Out of view of the practiced mayhem unfolding at first base — a back-pounding, seed-showering, powder-pouring, jersey-excising exercise in joviality befitting an eleventh-inning walkoff walk that capped a five-run comeback and staved off postseason eligibility elimination for one more day — there was another, more muted celebration at Citi Field Tuesday night. The cameras didn’t pick any of it up, but my sources tell me it happened.
A handshake line formed in a fairly bare room deep inside the Met clubhouse, where media isn’t permitted and most of the players rarely enter. Zack Wheeler , who didn’t participate in the Mets’ 5-4 victory over the Marlins , was ushered within its cramped confines by Jay Horwitz, who diligently handles alumni affairs for the ballclub. It had already been a big day for Horwitz, what with the announcement that Jerry Koosman’s number is going to be retired  next year, but he had another event to take care of postgame.
Jay had arranged the handshake line for Zack and Zack alone. One after another, a string of retired pitchers who used to pitch for the Mets waited to congratulate Wheeler. Zack didn’t want to seem rude and admit he was familiar with no more than a few of them by face or name. He also wasn’t sure why he was the only Met brought into this room. It’s not like he had anything to do with tonight’s win over the Marlins.
Still, he politely accepted their grips, their grins and their greetings.
“Hi Zack, I’m Jay Hook. Got the first win for us. Betcha didn’t know that. Way to go, kid.”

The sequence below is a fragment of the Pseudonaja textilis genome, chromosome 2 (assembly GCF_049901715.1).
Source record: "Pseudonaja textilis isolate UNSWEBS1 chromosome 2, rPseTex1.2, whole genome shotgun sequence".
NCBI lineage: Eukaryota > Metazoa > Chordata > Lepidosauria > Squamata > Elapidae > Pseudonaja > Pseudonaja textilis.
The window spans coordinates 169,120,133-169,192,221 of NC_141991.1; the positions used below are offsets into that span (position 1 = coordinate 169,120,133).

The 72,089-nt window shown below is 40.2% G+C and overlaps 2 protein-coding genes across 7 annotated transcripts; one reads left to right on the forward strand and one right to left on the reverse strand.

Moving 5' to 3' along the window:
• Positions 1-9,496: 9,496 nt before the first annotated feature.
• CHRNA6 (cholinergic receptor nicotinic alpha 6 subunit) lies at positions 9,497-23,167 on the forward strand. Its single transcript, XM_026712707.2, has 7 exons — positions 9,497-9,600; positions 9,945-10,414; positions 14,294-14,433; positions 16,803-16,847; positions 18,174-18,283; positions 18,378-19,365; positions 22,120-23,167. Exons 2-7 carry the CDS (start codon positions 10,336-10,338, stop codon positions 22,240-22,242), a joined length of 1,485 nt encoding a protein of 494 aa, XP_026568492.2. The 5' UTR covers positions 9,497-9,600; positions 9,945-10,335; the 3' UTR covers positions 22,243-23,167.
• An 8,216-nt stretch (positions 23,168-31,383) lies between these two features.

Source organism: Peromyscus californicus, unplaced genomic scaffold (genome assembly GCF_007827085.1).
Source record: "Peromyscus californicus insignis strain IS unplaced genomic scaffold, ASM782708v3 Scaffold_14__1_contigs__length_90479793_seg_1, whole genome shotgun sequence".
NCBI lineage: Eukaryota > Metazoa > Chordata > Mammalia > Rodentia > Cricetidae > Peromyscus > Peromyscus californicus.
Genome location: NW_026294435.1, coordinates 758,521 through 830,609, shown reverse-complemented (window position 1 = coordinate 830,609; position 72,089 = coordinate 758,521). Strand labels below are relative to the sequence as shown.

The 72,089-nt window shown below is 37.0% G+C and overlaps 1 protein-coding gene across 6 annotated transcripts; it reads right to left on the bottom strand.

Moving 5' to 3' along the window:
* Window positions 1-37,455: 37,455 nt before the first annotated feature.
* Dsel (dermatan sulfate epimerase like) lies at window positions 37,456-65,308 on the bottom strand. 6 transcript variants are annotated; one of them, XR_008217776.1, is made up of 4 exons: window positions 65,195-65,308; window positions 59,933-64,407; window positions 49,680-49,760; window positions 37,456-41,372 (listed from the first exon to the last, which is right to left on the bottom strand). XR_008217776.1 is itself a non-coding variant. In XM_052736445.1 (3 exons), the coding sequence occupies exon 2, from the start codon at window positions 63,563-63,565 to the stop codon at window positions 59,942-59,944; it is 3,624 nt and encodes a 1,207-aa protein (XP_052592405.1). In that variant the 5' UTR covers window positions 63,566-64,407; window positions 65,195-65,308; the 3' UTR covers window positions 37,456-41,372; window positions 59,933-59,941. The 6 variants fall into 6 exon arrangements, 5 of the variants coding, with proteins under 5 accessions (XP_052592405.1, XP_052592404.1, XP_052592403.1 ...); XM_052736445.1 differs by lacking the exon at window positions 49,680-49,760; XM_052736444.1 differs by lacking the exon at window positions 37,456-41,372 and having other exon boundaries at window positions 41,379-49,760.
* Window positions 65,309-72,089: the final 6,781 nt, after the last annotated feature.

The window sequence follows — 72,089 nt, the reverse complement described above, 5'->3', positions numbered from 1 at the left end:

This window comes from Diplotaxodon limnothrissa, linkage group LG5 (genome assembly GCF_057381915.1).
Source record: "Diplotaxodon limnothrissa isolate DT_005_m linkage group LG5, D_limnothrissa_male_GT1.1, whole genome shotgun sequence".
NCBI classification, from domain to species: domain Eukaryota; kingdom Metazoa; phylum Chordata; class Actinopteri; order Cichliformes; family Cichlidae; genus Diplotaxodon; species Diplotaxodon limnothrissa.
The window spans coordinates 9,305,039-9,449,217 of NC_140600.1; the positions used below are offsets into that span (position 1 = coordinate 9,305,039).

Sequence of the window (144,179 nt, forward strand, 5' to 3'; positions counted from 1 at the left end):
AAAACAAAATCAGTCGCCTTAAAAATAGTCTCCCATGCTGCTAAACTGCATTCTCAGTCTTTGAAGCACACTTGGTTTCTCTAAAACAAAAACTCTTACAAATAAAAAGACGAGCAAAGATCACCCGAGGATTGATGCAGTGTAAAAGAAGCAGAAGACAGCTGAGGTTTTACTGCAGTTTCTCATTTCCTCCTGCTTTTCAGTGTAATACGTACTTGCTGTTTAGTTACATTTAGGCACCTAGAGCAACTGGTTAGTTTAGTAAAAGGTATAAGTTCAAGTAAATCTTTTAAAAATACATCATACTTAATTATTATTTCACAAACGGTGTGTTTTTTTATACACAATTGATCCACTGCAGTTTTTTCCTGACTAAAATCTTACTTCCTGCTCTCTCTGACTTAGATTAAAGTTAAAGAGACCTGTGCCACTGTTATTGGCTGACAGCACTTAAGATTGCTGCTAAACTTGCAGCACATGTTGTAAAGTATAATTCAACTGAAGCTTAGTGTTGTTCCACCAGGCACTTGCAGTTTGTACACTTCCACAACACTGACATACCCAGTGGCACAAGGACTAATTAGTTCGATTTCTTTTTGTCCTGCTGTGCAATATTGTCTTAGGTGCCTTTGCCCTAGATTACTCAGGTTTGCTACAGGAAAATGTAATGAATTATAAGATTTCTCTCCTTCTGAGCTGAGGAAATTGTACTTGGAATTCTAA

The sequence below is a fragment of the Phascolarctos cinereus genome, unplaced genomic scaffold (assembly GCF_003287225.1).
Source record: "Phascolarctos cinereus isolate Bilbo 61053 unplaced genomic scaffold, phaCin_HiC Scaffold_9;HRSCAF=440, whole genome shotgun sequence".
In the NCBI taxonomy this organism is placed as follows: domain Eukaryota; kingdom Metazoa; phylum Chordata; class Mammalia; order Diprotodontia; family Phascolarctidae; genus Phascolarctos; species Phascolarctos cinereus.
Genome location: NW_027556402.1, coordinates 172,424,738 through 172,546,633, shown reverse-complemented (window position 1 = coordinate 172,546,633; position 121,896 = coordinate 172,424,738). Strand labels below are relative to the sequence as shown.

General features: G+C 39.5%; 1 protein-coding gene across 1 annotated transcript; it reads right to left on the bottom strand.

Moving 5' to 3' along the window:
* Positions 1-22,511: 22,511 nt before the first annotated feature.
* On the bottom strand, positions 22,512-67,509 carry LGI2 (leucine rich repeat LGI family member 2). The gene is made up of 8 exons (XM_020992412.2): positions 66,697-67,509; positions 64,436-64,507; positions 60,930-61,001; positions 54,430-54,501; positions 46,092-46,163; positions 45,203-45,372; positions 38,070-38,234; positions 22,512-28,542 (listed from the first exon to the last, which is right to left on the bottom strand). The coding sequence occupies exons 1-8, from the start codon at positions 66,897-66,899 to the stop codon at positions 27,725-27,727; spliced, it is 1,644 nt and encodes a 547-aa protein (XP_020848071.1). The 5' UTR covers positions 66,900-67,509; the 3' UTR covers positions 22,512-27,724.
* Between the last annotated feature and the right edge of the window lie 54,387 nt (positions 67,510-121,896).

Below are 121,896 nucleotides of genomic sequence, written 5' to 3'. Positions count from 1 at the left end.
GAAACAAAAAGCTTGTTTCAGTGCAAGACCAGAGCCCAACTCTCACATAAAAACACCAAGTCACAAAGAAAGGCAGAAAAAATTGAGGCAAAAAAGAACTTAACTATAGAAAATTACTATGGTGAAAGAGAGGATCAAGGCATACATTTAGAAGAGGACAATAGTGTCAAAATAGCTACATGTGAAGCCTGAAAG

“Mike Scott, Zack. Excuse the sandpaper between my fingers. I still carry it around for some reason. Nasty habit I picked up in Houston after I left here.”
“Please to meet you, Zack. I’m Galen Cisco. I used to work over where that parking lot is now. Congrats.”
“Zack, I’m Roger Craig. I threw the very first pitch for the ballclub and lived to tell about it.”
“Maybe you remember me, Zack. My name is Bret Saberhagen. I won a couple of Cy Youngs. Not here, but like I was telling Jay, they all count.”
“Pete Falcone, Zack. Lefty, but I’ll shake righty with you. Good goin’, pal.”
“Hey Zack, I’m R.A. Dickey. How fortuitous that our respective paths converge this splendid evening.”
“Good to see ya, Zack. We sort of have the same name. My last name is Zachry. First name is Pat, though.”
“Hello, Zack. I’m Jack Fisher. I threw a ton of innings in these parts. You have, too, I suppose. Nice job.”
When each of the nine men was done wishing Wheeler well, they formed a circle around the slightly befuddled pitcher and broke into applause. Then they departed the room via an unmarked side exit, leaving Wheeler and Horwitz alone.
“Say, Jay…” Zack hesitantly asked the former PR director.
“Um, at the risk of sounding clueless, what was all that about? What was R.A. Dickey  doing here? And all those older gentlemen?”
“Oh, right, I never told you. I can be forgetful sometimes.”
“Told me what, Jay?”
“Well, you know how you’ve been on the Mets since 2013?”
“And all that time, the Mets had never had a winning record in the seasons when you pitched  — and how the only times we did have a winning record, you were out with injuries?”
“Well, you and those guys were the only living Mets pitchers who had started fifty or more games for Mets teams that had never finished with a winning record. Some of them, like Roger and Jay, go back to the very beginning. Galen and Jack came along a little later. R.A. was only a few years ago. Maybe more than a few by now. Time really flies. Pat and Pete were here in the late ’70s and early ’80s, when I first got here. Mike, too, come to think of it, though not a lot of people remember him trying to help the Mets. Oh, and Bret was here in the ’90s. He’s not making up the part about Cy Youngs, but like he said, he got those for somebody else. Anyway, I thought it would be nice for you to meet them now that you’re no longer in their club.”